How PlayStation VR2 Specs Compare to the Original Model

The first PlayStation VR headset was met with a bit of a mixed reception at launch. While the headset was undoubtedly the cheapest option on the market at the time, the low resolution, and low processing power of the PlayStation 4 meant that the experience wasn't nearly on the same level as its PC counterparts. That didn't deter talented developers from making games for the system, and now PlayStation VR boasts a pretty solid line-up of both first-party and third-party games.

Fans of PlayStation VR got their first real taste of next-gen virtual reality last night during the CES convention, where a few more details on PlayStation VR2 were provided. While it was announced in February 2021, PSVR2 had its specifications detailed at the convention, and there's some pretty interesting differences between the original headset and the upcoming sequel.

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Comparing PlayStation VR2's Specs to the Original's

The first, and maybe the most important, difference between the original PSVR headset and the upcoming model is the resolution. The original PSVR headset had a resolution of 1920x1080, whereas the new model is said to be 2000x2040. The new model is obviously a marked improvement on the first in this department, with a decently higher resolution, which should hopefully make games appear a little clearer through the headset. Although this is still a far cry from the HTC VIVE Pro 2's absurd resolution of 4896x2448, hopefully this is being done to keep the price point manageable.

The screens within the new headset themselves are still OLED, but now offer HDR features, which should help to make new VR games pop a bit more since HDR technology generally enhances the color on-screen. Rather surprisingly, however, the new headset model retains the same refresh rate as the original, both coming in at 90-120hz. Some long-time VR fans may be a bit disappointed with this, as modern headsets tend to strictly adhere to a 120hz refresh rate. PlayStation VR2 is also said to offer a slightly wider field of view than the original headset, allegedly offering 110 degrees, as opposed to the original's 100.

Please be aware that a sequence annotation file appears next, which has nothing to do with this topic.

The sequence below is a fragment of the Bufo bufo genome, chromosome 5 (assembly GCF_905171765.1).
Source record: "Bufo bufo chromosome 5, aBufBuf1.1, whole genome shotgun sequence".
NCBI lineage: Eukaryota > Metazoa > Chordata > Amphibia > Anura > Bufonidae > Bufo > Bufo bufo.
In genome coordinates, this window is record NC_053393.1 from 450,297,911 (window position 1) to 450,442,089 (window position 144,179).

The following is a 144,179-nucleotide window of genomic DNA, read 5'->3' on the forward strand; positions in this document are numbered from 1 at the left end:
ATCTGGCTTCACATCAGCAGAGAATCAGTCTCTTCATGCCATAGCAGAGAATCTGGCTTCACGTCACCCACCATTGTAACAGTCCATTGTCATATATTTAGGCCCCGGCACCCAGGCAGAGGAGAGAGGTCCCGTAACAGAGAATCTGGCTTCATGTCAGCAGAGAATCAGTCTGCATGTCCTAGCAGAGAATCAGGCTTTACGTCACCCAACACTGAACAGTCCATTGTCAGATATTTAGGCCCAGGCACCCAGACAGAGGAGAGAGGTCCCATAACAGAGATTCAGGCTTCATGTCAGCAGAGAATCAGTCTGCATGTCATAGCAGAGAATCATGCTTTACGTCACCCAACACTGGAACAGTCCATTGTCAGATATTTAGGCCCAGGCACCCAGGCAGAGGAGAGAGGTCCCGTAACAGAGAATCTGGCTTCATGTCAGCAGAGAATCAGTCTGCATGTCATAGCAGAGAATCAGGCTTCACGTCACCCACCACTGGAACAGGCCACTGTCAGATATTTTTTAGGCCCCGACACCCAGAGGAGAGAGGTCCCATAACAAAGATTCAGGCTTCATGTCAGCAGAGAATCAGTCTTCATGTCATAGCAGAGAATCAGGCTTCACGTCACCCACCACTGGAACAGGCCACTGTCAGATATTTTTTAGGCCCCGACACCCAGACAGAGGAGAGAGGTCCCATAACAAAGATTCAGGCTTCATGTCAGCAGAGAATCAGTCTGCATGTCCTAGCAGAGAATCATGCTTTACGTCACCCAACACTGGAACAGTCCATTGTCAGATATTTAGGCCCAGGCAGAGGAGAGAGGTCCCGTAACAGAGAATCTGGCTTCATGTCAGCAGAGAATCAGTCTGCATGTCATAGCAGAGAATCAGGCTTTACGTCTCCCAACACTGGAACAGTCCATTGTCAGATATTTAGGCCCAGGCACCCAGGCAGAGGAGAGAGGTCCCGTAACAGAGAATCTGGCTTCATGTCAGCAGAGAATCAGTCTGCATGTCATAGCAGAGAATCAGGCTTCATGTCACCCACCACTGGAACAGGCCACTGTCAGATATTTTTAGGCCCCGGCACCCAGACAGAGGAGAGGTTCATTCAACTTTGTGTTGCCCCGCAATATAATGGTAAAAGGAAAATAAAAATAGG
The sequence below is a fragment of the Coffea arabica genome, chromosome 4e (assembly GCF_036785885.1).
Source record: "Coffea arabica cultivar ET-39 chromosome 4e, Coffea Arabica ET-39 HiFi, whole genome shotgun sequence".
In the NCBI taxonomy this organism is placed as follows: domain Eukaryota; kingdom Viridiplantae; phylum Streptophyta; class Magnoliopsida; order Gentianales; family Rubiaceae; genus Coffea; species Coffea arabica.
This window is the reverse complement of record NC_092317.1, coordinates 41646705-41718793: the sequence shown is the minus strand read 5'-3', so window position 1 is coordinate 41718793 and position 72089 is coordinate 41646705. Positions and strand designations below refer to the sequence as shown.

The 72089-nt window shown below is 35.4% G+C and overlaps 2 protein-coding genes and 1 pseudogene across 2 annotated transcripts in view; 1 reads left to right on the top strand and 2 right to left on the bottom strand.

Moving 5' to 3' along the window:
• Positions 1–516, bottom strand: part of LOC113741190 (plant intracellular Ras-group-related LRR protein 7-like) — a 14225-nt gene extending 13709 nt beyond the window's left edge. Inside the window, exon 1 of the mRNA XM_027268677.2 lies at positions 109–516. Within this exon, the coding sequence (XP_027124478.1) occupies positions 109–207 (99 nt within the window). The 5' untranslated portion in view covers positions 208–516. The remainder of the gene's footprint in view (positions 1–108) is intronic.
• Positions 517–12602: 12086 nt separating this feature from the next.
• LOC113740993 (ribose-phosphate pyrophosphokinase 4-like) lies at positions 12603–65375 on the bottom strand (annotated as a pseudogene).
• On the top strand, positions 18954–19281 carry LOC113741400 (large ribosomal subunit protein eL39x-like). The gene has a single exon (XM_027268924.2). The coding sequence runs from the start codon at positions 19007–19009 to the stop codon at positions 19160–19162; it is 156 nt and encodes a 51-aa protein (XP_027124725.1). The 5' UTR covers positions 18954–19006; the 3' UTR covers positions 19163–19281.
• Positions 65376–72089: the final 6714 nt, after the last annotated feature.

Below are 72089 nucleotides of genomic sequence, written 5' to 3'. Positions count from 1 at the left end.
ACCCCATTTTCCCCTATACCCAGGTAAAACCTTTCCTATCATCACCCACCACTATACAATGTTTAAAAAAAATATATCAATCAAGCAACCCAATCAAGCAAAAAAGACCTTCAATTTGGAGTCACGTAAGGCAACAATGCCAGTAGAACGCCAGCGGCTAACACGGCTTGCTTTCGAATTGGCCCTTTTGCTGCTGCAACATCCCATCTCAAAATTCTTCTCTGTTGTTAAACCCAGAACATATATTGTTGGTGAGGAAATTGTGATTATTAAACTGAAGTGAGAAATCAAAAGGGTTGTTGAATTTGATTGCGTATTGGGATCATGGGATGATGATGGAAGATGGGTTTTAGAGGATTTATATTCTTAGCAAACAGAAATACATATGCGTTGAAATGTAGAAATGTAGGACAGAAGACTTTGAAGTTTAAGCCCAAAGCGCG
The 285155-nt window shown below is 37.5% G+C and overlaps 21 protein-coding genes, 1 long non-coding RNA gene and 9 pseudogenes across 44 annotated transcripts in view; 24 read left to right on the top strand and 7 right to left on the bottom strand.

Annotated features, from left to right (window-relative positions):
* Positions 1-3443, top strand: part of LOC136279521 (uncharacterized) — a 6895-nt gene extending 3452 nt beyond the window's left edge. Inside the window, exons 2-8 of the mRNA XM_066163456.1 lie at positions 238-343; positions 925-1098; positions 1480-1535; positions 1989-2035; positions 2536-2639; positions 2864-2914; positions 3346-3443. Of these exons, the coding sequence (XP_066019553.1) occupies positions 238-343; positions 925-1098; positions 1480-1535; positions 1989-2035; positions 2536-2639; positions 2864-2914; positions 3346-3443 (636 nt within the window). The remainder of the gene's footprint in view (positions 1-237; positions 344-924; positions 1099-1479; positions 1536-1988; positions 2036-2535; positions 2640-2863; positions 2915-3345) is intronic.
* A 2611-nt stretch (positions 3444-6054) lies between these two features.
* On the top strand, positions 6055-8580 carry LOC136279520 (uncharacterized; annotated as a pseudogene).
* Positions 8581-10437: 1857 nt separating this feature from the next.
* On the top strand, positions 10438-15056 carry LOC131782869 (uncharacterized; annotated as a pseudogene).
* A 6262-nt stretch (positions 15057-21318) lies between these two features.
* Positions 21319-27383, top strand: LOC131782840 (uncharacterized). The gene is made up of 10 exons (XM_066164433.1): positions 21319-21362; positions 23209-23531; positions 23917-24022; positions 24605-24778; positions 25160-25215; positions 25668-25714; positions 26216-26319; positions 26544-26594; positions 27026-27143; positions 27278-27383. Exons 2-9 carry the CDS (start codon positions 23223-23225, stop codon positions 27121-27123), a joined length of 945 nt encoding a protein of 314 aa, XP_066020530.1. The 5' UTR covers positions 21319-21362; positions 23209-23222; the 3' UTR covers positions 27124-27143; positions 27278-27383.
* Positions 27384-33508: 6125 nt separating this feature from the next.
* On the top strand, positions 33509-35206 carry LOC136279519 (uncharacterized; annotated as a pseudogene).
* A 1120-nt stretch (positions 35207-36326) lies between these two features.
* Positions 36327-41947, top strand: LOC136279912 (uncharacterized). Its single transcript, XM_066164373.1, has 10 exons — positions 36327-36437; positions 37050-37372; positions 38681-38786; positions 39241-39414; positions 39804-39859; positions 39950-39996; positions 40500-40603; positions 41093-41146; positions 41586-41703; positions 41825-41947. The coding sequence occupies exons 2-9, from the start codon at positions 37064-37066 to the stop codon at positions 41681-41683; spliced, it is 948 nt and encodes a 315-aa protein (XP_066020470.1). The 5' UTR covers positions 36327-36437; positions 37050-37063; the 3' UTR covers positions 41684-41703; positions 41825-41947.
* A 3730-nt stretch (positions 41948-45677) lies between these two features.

But by far the biggest change between PlayStation VR2 and the original headset is the pairing down of cables, now only requiring a single USB-C cable between the PlayStation and the headset, as opposed to the multiple cables attaching to both the console and the cable box with the original model. Similarly, the PlayStation Camera is no longer required for VR, as the new headset has four built-in cameras that will detect the player's surroundings.

PlayStation VR2's New Features

Along with the improvements on the original headset's specifications, the new PlayStation VR headset also has some exciting new features that could potentially change up the VR landscape as players currently know it. The first new feature is eye-tracking technology. This will apparently affect how NPCs react to players in certain games, with them initiating dialogue or interactions when the player looks their way. This is not a completely original concept, as the VIVE Pro Eye has similar eye-tracking technology, but if the PlayStation VR2 ends up being as affordable as some are speculating, then this will help to bring more attention to this fairly new technology.

The new PlayStation VR headset also uses haptic feedback technology, much like the PlayStation 5's DualSense controller. It's been said that players will be able to feel the wind behind an object as it flies past their head, which sounds pretty innovative, but might also pose some motion sickness problems.

One of PlayStation VR2's best revisions is its new "Sense" controllers. These will replace the current PSVR's rather awkward PlayStation Move wands, and will give players two analog sticks, along with some essential face buttons, bumpers, and triggers. These controllers also use the PS5's DualSense technology, with haptic feedback being built-in to the controller along with adaptive triggers. While VR fans still haven't seen the headset in action, aside from a brief Horizon Call of the Mountain trailer, these improvements over the first headset could make it a worthwhile upgrade for current owners.

PlayStation VR2 is currently in development.

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